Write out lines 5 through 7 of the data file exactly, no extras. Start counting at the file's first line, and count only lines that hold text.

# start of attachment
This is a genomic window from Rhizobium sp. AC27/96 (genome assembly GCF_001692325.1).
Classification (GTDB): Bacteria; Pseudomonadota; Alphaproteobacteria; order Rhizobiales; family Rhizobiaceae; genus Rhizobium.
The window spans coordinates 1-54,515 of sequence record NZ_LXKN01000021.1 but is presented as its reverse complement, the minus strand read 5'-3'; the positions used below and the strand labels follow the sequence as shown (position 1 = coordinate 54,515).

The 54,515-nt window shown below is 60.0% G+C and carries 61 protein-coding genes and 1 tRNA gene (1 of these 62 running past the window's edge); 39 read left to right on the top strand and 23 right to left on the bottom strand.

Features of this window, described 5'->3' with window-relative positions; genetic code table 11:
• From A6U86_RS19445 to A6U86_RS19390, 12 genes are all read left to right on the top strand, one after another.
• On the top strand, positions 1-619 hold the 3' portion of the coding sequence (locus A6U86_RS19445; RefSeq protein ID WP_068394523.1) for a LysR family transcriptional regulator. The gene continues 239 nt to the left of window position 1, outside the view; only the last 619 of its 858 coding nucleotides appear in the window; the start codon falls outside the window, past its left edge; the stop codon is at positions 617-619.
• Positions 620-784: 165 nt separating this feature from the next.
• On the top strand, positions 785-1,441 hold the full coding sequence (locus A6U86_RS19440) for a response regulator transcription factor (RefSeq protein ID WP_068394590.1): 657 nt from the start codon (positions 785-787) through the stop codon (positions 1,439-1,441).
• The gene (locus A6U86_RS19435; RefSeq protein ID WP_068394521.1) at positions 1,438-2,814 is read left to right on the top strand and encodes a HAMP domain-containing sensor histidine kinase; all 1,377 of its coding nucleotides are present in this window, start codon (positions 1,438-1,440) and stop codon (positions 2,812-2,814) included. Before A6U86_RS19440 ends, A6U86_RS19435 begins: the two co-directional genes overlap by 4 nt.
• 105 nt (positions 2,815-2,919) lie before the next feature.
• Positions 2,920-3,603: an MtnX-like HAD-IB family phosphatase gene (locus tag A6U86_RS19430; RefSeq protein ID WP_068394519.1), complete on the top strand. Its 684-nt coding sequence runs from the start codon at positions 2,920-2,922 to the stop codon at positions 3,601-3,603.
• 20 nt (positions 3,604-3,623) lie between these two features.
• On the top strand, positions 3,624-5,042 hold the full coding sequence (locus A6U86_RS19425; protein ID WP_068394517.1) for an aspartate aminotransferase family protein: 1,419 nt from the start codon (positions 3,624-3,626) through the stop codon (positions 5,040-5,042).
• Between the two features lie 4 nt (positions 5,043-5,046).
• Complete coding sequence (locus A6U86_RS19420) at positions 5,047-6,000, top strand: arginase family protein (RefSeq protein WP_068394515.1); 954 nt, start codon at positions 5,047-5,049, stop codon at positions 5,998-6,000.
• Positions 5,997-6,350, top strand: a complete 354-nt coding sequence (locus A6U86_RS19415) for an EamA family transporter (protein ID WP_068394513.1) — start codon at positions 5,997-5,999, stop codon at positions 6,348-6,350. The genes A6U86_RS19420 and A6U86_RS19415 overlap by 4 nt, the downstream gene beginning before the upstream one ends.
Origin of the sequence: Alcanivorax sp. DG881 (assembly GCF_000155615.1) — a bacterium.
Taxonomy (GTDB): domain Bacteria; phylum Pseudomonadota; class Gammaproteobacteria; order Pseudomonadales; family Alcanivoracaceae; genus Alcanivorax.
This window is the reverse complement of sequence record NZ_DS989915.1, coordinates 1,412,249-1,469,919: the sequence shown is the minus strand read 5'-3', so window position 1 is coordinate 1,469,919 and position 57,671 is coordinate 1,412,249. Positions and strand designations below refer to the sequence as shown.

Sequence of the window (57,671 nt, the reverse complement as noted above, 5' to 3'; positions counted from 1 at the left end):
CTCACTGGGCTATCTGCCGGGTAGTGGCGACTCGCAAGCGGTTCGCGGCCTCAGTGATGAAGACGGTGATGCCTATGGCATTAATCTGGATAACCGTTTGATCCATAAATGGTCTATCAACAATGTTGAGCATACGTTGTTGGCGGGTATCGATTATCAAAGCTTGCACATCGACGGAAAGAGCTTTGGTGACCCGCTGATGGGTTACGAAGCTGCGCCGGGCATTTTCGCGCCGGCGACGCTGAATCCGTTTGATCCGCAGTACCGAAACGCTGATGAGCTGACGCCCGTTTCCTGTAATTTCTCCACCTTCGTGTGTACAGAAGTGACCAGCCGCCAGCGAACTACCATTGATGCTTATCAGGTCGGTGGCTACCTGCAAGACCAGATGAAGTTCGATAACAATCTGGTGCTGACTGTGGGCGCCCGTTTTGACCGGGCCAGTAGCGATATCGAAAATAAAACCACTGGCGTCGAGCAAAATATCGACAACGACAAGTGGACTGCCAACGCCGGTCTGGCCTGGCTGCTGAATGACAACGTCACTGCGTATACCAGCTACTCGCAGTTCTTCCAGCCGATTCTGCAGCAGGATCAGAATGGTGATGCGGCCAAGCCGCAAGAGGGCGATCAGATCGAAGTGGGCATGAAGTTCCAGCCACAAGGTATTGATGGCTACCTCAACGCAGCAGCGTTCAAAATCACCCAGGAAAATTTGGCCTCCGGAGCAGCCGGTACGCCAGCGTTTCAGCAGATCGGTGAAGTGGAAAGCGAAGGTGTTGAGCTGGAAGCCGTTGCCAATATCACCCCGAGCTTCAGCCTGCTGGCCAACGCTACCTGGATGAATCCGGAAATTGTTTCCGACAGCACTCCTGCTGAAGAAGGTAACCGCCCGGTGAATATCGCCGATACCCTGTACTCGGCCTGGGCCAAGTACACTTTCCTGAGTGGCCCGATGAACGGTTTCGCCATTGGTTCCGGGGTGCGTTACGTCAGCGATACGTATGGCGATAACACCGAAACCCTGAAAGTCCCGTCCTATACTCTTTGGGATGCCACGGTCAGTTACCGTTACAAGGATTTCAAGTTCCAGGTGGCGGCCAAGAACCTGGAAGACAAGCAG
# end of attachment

Features of this window, described 5'->3' with window-relative positions; genetic code table 11:
• From A6U86_RS19445 to A6U86_RS19390, 12 genes are all read left to right on the top strand, one after another.
• On the top strand, positions 1-619 hold the 3' portion of the coding sequence (locus A6U86_RS19445; RefSeq protein ID WP_068394523.1) for a LysR family transcriptional regulator. The gene continues 239 nt to the left of window position 1, outside the view; only the last 619 of its 858 coding nucleotides appear in the window; the start codon falls outside the window, past its left edge; the stop codon is at positions 617-619.